by Terry Rogers
The Delaware Municipal Electric Corporation (DEMEC) provided the City of Milford with their Renewable Portfolio Plan as required by the Delaware General Assembly. This plan provides members with details on the organization’s approach to achieve renewable energy on behalf of members. Milford, along with Newark, Middletown, Seaford, Lewes, Smyrna, New Castle and Clayton are members of DEMEC.
“DEMEC is a public power utility incorporated in 1979 as a not-for-profit political subdivision of the state,” a memorandum provided to City Council and signed by Kimberly A. Schlichting, President and CEO of DEMEC, read. “DEMEC provides joint services to its members including, but not limited to wholesale electricity from a portfolio of member-owned generation assets and purchased electricity from other generators through staggered short, medium and long-term power contracts to meet the full requirements of its member municipal utilities. Also, identifying and developing renewable sources of electric generation to reduce carbon emissions and diversify power supply sources as well as to manage the compliance obligation created by the Municipal Renewable Portfolio Standards.”
The Renewable Portfolio Standard (RPS) is state-mandated and obligates retail sellers of electricity to include in its resource portfolio annually increasing amounts of electricity from Qualifying Renewable Energy Resources through 2035. In 2010, DEMEC along with its members, voluntarily joined the Delaware RPS bill which required an increase in the RPS target to 25 percent by 2025 with at least 3.5 percent provided by solar sources. In addition, the bill required municipal electric companies to develop a comparable program beginning in 2013 and provided a method to freeze the RPS compliance obligations if costs exceeded three percent of the total cost of purchased power for Renewable Energy Credits and one percent for Solar Renewable Energy Credits.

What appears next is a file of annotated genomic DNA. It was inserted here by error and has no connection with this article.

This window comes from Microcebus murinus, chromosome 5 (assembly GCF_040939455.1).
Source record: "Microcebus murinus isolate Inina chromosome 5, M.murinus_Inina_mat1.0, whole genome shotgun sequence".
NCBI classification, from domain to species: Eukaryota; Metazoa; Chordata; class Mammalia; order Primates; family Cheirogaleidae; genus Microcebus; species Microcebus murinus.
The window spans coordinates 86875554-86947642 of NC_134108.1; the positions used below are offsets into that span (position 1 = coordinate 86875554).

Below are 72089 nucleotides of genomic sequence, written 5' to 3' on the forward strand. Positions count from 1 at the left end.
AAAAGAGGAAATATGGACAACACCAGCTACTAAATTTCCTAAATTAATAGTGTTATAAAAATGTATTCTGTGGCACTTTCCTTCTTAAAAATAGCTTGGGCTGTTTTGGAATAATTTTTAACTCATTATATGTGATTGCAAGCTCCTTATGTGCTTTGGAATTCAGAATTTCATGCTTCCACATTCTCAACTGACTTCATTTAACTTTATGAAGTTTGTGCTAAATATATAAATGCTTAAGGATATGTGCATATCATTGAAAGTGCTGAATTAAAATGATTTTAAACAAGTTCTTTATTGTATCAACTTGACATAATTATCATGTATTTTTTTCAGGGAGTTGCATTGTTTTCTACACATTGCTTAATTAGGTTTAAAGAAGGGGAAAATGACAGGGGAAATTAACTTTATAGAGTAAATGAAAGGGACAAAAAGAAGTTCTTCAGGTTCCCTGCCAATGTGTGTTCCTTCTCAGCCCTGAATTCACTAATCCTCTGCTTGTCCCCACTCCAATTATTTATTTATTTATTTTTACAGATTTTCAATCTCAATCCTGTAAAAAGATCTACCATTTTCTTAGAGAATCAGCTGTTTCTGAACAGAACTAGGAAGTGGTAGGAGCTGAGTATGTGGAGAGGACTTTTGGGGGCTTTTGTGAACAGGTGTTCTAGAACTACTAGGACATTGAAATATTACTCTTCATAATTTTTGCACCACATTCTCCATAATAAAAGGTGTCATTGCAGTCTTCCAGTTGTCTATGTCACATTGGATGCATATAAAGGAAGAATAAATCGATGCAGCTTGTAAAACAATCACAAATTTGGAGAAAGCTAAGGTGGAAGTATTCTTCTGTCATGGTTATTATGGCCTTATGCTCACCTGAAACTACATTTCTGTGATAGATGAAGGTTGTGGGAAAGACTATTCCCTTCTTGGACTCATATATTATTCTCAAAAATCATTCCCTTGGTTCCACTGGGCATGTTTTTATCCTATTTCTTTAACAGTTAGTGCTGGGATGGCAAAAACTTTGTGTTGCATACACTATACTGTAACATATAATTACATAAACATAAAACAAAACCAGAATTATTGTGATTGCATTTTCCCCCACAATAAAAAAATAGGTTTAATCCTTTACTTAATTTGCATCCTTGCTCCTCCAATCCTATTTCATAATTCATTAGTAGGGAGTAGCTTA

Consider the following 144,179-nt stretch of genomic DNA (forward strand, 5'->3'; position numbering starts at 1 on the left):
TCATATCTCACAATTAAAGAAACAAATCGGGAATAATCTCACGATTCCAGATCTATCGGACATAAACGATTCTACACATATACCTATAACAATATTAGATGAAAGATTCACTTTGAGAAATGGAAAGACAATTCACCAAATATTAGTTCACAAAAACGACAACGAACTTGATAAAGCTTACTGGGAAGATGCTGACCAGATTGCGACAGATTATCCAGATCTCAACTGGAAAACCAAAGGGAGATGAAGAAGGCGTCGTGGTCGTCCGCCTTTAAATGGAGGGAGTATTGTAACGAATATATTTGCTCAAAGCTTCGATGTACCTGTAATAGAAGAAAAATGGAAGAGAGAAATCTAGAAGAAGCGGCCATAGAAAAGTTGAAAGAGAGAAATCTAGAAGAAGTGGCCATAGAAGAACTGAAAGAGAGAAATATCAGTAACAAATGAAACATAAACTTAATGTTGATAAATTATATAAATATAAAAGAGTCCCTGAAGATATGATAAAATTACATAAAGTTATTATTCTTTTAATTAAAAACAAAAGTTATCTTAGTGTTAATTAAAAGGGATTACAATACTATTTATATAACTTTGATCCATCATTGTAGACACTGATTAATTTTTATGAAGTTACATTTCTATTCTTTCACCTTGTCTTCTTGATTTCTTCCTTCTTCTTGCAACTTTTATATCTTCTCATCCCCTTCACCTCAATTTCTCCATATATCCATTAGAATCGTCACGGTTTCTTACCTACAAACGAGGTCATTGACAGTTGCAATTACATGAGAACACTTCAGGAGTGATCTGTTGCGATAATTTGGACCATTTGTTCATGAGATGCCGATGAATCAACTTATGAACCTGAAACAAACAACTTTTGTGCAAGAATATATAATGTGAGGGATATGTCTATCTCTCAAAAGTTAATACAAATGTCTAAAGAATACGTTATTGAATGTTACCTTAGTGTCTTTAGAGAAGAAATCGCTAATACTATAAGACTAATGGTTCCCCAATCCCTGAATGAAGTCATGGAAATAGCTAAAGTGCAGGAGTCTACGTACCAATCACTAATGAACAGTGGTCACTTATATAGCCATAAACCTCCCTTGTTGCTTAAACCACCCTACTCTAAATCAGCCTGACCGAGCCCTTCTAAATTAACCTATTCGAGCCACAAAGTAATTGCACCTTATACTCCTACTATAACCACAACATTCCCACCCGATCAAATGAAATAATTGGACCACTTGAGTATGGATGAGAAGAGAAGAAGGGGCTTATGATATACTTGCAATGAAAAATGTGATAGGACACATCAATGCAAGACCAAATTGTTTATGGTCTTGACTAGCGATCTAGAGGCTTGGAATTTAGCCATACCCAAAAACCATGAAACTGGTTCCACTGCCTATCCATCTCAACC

“In February 2021, new legislation was enacted that changed the RPS statute,” Schlichting wrote. “The most significant changes were an increase in the RPS target to 40 percent by 2035 with at least 10 percent from solar sources as well as revising the RPS limits from a total cost-based trigger to a product availability trigger and a requirement for municipal electric companies to develop a comparable program by 2022.”
In 2011, DEMEC committed to purchase all the renewable energy and associated RECs from the Laurel Hill wind farm in north central Pennsylvania under a 25-year agreement. Laurel Hill can generate enough electricity to power more than 20,000 homes. There is only one significant wind generation system in Delaware, the turbine located at the University of Delaware Hugh R. Sharp Campus in Lewes. RECs generated by that turbine are purchased by DEMEC in an agreement with the University’s College of Earth, Ocean and Environment.
“DEMEC is a leader in the deployment of Solar Renewable Energy Resources in Delaware,” Schlichting wrote. “DEMEC has fostered over $7.8 million in overall investment in renewable energy with over $2.5 million in grants for residential and commercial solar installations. In Milford, there have been 178 installations of residential and commercial installations, generating 2.095 kW PV capacity. In addition, DEMEC has invested in several medium and large scale projects in Clayton, New Castle and Newark. Milford’s Solar Farm went commercial in the fourth quarter of 2012 and produces enough energy to power 1,300 homes.”
Based on documents provided by DEMEC, the organization plans to provide non-solar energy at 21.5 percent, solar energy at 3.5 percent with a total of green energy production of 25 percent by 2025.
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